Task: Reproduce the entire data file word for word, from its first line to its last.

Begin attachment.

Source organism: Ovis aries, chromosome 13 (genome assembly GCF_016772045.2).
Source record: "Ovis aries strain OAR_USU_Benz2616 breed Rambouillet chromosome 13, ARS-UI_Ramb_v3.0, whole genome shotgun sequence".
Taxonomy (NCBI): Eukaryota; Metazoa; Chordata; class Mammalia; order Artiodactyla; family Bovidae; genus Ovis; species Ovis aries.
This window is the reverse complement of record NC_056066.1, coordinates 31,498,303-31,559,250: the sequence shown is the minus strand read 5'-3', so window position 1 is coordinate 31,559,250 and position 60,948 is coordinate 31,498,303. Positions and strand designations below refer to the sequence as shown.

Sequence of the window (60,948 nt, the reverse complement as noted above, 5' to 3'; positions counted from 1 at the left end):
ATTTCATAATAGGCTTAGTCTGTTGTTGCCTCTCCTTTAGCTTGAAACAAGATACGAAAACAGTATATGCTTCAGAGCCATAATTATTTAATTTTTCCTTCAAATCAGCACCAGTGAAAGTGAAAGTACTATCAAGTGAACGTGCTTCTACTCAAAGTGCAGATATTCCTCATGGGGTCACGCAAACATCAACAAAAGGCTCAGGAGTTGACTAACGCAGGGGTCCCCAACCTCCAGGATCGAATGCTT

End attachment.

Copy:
Source organism: Ovis aries, chromosome 13 (genome assembly GCF_016772045.2).
Source record: "Ovis aries strain OAR_USU_Benz2616 breed Rambouillet chromosome 13, ARS-UI_Ramb_v3.0, whole genome shotgun sequence".
Taxonomy (NCBI): Eukaryota; Metazoa; Chordata; class Mammalia; order Artiodactyla; family Bovidae; genus Ovis; species Ovis aries.
This window is the reverse complement of record NC_056066.1, coordinates 31,498,303-31,559,250: the sequence shown is the minus strand read 5'-3', so window position 1 is coordinate 31,559,250 and position 60,948 is coordinate 31,498,303. Positions and strand designations below refer to the sequence as shown.

Sequence of the window (60,948 nt, the reverse complement as noted above, 5' to 3'; positions counted from 1 at the left end):
ATTTCATAATAGGCTTAGTCTGTTGTTGCCTCTCCTTTAGCTTGAAACAAGATACGAAAACAGTATATGCTTCAGAGCCATAATTATTTAATTTTTCCTTCAAATCAGCACCAGTGAAAGTGAAAGTACTATCAAGTGAACGTGCTTCTACTCAAAGTGCAGATATTCCTCATGGGGTCACGCAAACATCAACAAAAGGCTCAGGAGTTGACTAACGCAGGGGTCCCCAACCTCCAGGATCGAATGCTT